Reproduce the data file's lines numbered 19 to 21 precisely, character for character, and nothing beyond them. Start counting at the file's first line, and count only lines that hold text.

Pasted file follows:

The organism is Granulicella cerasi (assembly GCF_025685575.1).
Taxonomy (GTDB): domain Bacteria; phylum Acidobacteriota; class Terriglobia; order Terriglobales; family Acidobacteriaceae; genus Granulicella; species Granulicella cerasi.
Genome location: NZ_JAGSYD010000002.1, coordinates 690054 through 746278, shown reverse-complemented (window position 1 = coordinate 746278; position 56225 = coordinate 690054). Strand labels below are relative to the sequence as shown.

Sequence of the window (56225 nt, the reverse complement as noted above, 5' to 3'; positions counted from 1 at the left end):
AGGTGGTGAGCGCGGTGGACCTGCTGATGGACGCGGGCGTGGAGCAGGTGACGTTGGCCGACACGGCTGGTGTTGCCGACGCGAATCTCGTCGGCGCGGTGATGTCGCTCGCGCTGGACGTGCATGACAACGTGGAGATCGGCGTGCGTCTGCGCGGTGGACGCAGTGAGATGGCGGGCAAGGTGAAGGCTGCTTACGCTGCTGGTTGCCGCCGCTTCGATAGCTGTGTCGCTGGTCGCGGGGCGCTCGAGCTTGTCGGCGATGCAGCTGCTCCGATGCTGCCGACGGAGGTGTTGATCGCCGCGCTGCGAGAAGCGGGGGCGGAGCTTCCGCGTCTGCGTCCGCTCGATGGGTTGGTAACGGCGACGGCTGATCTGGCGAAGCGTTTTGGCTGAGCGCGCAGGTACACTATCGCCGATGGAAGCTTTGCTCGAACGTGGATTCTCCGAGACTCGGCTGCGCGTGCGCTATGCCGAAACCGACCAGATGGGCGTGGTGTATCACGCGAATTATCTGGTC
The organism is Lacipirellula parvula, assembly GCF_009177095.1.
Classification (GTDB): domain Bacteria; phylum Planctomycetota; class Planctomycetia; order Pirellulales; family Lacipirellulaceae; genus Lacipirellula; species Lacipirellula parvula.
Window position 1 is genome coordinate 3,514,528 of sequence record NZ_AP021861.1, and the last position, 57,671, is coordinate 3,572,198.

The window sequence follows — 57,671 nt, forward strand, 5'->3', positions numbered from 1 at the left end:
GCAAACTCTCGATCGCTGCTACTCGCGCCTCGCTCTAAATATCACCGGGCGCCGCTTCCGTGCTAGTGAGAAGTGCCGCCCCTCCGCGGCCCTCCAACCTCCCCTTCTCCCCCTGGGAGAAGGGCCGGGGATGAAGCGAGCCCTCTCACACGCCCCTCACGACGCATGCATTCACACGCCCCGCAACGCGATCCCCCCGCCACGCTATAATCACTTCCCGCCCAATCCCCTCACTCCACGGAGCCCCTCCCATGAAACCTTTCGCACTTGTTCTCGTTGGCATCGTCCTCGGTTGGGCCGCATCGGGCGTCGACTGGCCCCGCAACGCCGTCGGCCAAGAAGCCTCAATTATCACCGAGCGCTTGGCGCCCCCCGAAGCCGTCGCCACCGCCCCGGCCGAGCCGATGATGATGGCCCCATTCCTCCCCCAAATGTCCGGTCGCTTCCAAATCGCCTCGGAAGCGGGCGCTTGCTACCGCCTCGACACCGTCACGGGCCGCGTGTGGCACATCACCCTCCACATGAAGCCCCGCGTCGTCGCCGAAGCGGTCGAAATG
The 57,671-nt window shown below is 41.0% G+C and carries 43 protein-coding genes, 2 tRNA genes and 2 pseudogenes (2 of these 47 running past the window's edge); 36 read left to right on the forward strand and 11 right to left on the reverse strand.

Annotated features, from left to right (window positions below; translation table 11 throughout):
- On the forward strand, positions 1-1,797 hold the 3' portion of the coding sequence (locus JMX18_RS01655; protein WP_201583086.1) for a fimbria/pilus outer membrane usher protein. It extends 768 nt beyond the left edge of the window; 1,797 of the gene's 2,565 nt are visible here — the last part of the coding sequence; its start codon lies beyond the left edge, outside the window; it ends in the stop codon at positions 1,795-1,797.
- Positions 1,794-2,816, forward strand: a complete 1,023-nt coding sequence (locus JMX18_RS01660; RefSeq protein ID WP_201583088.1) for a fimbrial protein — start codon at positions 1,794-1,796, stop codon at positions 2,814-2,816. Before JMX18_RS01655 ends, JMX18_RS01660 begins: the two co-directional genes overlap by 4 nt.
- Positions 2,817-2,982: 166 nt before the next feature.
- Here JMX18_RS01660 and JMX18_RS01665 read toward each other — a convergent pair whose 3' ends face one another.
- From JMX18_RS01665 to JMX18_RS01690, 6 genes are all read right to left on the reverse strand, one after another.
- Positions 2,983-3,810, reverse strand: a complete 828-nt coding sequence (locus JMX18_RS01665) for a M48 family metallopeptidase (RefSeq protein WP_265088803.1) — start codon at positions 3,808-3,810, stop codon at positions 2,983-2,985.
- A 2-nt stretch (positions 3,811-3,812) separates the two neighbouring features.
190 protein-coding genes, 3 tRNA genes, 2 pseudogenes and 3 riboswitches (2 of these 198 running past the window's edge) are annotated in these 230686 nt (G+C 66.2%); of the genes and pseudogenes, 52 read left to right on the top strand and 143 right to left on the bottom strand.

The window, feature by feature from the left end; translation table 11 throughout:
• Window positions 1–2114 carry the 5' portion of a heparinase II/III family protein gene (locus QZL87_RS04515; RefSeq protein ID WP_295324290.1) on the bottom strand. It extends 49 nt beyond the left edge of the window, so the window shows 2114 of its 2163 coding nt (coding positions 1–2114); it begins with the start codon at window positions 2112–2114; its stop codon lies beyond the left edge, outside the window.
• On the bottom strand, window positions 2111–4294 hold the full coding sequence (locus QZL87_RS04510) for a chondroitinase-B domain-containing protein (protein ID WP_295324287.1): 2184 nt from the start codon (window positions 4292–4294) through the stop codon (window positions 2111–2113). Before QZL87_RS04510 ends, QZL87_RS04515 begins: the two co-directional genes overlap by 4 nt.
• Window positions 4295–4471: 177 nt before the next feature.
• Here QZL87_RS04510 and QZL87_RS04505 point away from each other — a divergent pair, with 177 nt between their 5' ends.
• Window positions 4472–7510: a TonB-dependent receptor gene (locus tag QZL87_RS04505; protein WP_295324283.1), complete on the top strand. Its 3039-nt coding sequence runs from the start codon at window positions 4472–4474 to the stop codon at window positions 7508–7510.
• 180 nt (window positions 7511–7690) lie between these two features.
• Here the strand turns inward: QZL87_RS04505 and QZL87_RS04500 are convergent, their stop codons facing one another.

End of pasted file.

- A 2-nt stretch (positions 3,811-3,812) separates the two neighbouring features.
190 protein-coding genes, 3 tRNA genes, 2 pseudogenes and 3 riboswitches (2 of these 198 running past the window's edge) are annotated in these 230686 nt (G+C 66.2%); of the genes and pseudogenes, 52 read left to right on the top strand and 143 right to left on the bottom strand.

The window, feature by feature from the left end; translation table 11 throughout: